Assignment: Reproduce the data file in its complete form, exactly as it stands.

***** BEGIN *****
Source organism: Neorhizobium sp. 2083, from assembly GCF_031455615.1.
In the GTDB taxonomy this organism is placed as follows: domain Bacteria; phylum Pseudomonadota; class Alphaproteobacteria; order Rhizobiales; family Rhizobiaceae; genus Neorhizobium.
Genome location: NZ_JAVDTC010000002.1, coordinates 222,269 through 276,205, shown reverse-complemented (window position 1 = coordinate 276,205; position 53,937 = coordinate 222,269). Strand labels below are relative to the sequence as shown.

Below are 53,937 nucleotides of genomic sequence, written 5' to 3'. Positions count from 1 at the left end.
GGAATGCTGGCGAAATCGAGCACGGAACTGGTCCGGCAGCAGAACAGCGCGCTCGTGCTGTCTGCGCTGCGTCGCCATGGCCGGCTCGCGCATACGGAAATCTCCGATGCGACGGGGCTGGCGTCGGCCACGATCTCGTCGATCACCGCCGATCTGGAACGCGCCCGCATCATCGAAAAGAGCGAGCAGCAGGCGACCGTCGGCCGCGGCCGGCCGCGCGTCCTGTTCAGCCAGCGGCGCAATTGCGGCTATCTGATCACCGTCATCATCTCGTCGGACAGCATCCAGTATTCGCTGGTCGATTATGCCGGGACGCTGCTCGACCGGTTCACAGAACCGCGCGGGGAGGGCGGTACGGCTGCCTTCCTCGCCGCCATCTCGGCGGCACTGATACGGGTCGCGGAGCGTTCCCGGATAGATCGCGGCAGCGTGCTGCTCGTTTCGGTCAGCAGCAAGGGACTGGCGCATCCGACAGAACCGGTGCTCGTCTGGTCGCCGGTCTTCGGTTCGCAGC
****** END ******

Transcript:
Source organism: Neorhizobium sp. 2083, from assembly GCF_031455615.1.
In the GTDB taxonomy this organism is placed as follows: domain Bacteria; phylum Pseudomonadota; class Alphaproteobacteria; order Rhizobiales; family Rhizobiaceae; genus Neorhizobium.
Genome location: NZ_JAVDTC010000002.1, coordinates 222,269 through 276,205, shown reverse-complemented (window position 1 = coordinate 276,205; position 53,937 = coordinate 222,269). Strand labels below are relative to the sequence as shown.

Below are 53,937 nucleotides of genomic sequence, written 5' to 3'. Positions count from 1 at the left end.
GGAATGCTGGCGAAATCGAGCACGGAACTGGTCCGGCAGCAGAACAGCGCGCTCGTGCTGTCTGCGCTGCGTCGCCATGGCCGGCTCGCGCATACGGAAATCTCCGATGCGACGGGGCTGGCGTCGGCCACGATCTCGTCGATCACCGCCGATCTGGAACGCGCCCGCATCATCGAAAAGAGCGAGCAGCAGGCGACCGTCGGCCGCGGCCGGCCGCGCGTCCTGTTCAGCCAGCGGCGCAATTGCGGCTATCTGATCACCGTCATCATCTCGTCGGACAGCATCCAGTATTCGCTGGTCGATTATGCCGGGACGCTGCTCGACCGGTTCACAGAACCGCGCGGGGAGGGCGGTACGGCTGCCTTCCTCGCCGCCATCTCGGCGGCACTGATACGGGTCGCGGAGCGTTCCCGGATAGATCGCGGCAGCGTGCTGCTCGTTTCGGTCAGCAGCAAGGGACTGGCGCATCCGACAGAACCGGTGCTCGTCTGGTCGCCGGTCTTCGGTTCGCAGC